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Law of small numbers.
The law of small numbers, applying binomial probability, explains the occurrence of Bernouilli events in small samples.
I remember when I was a child and went to school that almost everyone had a village to go to during holidays. Of course, they were other times and most of children’s parents had recently immigrated to the city, so almost everyone has “his village”. Now things are different. Most school children were born where they live, so it’s almost frowned upon to be a rube.
However, small towns have many interesting things. For example, they usually are most peaceful places to live and with a healthier lifestyle. But, although few people know, small towns are haunted by chance. Small towns are an easy prey for a thing called the law of small numbers. Do you know what I’m talking about?. We’ll try to explain it with an example.
When I worked as a resident there was a village, whose name I’ll not say not to offend anyone, from almost all patients with rare diseases came from. We, ignorant, even speculate on the possibility that the abundant slate around the city were radioactive and had the blame for the apparently high incidence of strange pathology among the inhabitants of this village. However, the explanation was much simpler and didn’t require any conspiracy theory. Blame was on small numbers.
We will assume that the risk of suffering fildulastrosis is one thousandth (prevalence PV = 0.001). As we all know, this genetic disease is caused by a mutation that occurs totally at random, so the situation of having or not having the disease can be assume as a Bernouilli’s event that follows a binomial probability distribution.
What the law of small numbers say
Let’s see what the law of small numbers say.
According to the prevalence that we have chosen, if we toured villages we expect to find a case of fildulastrosis per 1.000 inhabitants. If we get to a 5,000 inhabitants town and it has only one case instead of five, what would we say?. For sure we would think that we were beholding one more of the benefits of country life, much healthier, less stressful, and in contact with nature.
And what if we get to one even smaller, say 1,000 inhabitants, and we see that there are four sick people?. Following an as stupid as the above reasoning, we would think we were beholding one of the effects of country life, with less health resources and in contact with farm animals and other filthy stuff of wildlife.
But we would be wrong in both cases. Living in the countryside is not the cause of more or less people getting sick. Let’s see what happens in the these villages.
If there are 1,000 people we expect to find one case of fildulastrosis (Pv=0.001). In fact, if we use a binomial probability calculator, the probability of being at least one patient is 63%. But if we play around with the calculator, we can see that the probability of being two or more is 26%, that being three or more is 8% and that being four or more is 2%. You see, the prevalence triples in one in four 1,000 inhabitants village by chance alone.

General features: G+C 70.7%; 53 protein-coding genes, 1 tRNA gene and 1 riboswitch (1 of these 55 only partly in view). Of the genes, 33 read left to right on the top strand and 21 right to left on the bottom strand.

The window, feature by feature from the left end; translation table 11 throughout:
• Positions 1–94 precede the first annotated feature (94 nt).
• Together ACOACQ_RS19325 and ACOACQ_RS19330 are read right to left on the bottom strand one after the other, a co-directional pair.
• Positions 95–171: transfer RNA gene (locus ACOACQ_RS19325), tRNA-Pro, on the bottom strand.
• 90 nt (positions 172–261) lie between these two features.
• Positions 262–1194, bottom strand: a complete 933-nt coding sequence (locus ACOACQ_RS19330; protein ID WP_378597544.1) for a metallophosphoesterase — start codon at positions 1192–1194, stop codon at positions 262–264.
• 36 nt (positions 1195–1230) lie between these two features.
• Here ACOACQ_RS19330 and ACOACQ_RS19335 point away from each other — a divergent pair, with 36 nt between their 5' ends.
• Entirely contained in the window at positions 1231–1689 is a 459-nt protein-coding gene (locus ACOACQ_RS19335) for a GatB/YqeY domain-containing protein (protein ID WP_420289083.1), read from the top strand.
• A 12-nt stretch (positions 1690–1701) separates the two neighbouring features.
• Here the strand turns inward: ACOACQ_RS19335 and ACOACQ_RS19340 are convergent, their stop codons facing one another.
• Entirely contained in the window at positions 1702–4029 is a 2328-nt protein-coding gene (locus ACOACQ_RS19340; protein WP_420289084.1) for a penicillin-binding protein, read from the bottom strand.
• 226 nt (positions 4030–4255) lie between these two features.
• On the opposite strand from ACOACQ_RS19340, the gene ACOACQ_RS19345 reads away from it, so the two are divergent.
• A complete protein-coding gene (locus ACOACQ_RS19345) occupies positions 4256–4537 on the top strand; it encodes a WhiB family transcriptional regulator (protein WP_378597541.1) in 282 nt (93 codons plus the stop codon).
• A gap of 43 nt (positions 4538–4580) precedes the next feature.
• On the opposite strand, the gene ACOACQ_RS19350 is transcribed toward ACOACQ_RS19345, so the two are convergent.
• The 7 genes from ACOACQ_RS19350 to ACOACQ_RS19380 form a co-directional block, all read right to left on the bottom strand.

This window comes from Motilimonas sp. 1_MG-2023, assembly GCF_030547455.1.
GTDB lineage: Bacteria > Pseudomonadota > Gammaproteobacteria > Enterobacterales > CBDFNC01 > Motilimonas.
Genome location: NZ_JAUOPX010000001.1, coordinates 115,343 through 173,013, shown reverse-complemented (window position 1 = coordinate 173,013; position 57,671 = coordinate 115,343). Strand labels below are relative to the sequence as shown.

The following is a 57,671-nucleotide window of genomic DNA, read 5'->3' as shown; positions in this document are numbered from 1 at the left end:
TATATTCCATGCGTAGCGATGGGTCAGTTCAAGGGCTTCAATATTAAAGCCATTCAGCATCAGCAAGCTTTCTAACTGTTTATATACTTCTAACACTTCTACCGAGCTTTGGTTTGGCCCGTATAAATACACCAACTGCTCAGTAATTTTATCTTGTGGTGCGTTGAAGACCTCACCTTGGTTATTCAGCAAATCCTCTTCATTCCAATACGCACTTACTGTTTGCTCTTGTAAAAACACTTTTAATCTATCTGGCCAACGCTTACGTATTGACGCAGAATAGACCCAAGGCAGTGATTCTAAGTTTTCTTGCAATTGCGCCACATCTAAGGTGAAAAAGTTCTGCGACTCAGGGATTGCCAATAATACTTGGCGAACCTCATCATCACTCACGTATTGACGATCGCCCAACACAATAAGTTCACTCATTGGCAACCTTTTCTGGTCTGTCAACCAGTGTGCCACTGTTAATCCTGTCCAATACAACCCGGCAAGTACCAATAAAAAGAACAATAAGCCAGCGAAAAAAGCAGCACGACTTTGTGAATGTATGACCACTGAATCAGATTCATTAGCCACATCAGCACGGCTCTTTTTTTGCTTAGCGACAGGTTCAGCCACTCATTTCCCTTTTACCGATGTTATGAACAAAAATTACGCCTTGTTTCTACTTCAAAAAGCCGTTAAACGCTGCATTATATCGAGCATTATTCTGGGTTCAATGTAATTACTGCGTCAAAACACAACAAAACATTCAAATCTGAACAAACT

Now consider that the city has 10,000 inhabitants. The expected number of cases is 10 (with a probability of 54%). However, the probability that there are at least 20 cases falls to 0.3% and the probability of 30 goes near to zero. This means that random is much more whimsical with small villages. Large samples are always more accurate and it is more difficult to find extreme values just by chance.
What about the other example?. It is the same: the small sample is less precise and more susceptible to drift towards extreme values just by chance. As the first village has 5,000 inhabitants, we expect to find at least five cases of fildulastrosis (probability 61%). If we use the calculator, we see that the probability that there are four or less is 44%, that there are three or less is 26%, and that there are two or less is 12%. It means that in one in eight 5,000 inhabitants village prevalence drops to 0.0004 just by chance.
What would happen with a larger village, say 10,000 inhabitants?. We will expect 10 cases or less with a probability of 58%, but the probability that prevalence dropping to 0.0004 (four cases or less) falls to 3%. And if you do the calculation for a 100,000 inhabitant’s city you’ll see that the probability that the prevalence lowers half is practically zero.
The law of small numbers is true in both ways. We will no longer have to give any absurd explanation when we find a small city with an abnormally high or low prevalence of a known disease. We´ll know it is due to the whim of chance and its law of small numbers.
And here we end up today. I hope no one has gone to Google to find what kind of disease fildulastrosis is, but if anyone has found it, please explain it to me. The example we set if very simple to make it easier to demonstrate the issue of imprecision in small samples. In real life, it is probable that onset of certain diseases may condition and increased risk of disease in the relatives, which could further exaggerate the effect we have shown towards the emergence of more extreme values. But that’s another story…